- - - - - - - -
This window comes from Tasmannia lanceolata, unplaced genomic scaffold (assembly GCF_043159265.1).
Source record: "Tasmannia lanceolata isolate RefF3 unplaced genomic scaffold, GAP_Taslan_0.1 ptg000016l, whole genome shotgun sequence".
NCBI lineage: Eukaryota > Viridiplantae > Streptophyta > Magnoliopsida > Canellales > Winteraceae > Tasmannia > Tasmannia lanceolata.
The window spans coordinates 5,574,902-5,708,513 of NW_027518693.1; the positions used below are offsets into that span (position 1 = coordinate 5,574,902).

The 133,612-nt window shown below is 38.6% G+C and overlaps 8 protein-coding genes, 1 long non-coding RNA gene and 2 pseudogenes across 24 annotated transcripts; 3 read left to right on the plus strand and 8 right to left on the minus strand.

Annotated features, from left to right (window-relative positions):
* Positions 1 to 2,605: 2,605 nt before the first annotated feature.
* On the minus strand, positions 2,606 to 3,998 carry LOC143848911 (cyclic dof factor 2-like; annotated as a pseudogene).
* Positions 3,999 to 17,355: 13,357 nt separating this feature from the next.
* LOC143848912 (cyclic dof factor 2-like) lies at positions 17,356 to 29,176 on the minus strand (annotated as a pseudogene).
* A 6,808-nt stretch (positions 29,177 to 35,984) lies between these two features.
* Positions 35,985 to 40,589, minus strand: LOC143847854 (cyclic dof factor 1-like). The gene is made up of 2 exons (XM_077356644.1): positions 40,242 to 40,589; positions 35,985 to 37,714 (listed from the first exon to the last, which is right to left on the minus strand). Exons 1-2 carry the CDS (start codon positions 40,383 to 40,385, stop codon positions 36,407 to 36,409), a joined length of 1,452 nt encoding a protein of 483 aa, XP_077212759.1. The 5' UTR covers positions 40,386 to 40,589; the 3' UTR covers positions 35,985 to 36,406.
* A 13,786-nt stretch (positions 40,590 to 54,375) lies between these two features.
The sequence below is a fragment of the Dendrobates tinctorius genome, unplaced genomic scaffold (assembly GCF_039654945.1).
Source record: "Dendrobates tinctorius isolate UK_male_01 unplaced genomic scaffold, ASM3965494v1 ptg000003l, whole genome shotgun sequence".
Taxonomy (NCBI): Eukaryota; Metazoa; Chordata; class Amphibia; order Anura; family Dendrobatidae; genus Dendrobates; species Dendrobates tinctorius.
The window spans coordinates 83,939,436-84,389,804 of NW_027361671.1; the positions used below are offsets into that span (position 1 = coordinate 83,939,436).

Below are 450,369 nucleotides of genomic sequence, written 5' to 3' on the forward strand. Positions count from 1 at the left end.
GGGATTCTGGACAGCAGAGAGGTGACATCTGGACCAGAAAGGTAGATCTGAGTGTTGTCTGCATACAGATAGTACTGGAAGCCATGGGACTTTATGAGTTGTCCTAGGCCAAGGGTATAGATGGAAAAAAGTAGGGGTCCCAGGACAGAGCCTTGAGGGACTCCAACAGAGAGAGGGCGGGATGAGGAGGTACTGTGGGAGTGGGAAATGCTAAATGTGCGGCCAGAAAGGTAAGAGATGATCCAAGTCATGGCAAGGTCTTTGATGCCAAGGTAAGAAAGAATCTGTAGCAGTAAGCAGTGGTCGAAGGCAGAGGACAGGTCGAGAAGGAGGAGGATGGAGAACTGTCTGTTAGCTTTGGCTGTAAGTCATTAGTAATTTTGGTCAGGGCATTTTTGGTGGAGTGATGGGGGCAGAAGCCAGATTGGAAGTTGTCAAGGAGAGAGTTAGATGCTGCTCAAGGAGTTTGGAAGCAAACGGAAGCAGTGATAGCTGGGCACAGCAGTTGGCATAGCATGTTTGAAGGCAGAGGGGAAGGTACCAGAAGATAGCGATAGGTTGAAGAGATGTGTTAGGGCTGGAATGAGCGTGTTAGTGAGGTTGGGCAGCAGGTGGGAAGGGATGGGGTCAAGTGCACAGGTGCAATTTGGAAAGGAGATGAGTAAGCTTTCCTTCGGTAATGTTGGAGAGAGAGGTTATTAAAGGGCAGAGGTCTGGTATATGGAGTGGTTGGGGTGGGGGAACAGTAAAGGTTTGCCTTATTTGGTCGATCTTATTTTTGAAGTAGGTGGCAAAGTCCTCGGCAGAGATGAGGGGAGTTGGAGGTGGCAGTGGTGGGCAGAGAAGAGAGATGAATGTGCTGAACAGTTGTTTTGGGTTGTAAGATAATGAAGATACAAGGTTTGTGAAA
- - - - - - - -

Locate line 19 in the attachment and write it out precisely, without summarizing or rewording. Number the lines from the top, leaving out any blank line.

GGGATTCTGGACAGCAGAGAGGTGACATCTGGACCAGAAAGGTAGATCTGAGTGTTGTCTGCATACAGATAGTACTGGAAGCCATGGGACTTTATGAGTTGTCCTAGGCCAAGGGTATAGATGGAAAAAAGTAGGGGTCCCAGGACAGAGCCTTGAGGGACTCCAACAGAGAGAGGGCGGGATGAGGAGGTACTGTGGGAGTGGGAAATGCTAAATGTGCGGCCAGAAAGGTAAGAGATGATCCAAGTCATGGCAAGGTCTTTGATGCCAAGGTAAGAAAGAATCTGTAGCAGTAAGCAGTGGTCGAAGGCAGAGGACAGGTCGAGAAGGAGGAGGATGGAGAACTGTCTGTTAGCTTTGGCTGTAAGTCATTAGTAATTTTGGTCAGGGCATTTTTGGTGGAGTGATGGGGGCAGAAGCCAGATTGGAAGTTGTCAAGGAGAGAGTTAGATGCTGCTCAAGGAGTTTGGAAGCAAACGGAAGCAGTGATAGCTGGGCACAGCAGTTGGCATAGCATGTTTGAAGGCAGAGGGGAAGGTACCAGAAGATAGCGATAGGTTGAAGAGATGTGTTAGGGCTGGAATGAGCGTGTTAGTGAGGTTGGGCAGCAGGTGGGAAGGGATGGGGTCAAGTGCACAGGTGCAATTTGGAAAGGAGATGAGTAAGCTTTCCTTCGGTAATGTTGGAGAGAGAGGTTATTAAAGGGCAGAGGTCTGGTATATGGAGTGGTTGGGGTGGGGGAACAGTAAAGGTTTGCCTTATTTGGTCGATCTTATTTTTGAAGTAGGTGGCAAAGTCCTCGGCAGAGATGAGGGGAGTTGGAGGTGGCAGTGGTGGGCAGAGAAGAGAGATGAATGTGCTGAACAGTTGTTTTGGGTTGTAAGATAATGAAGATACAAGGTTTGTGAAA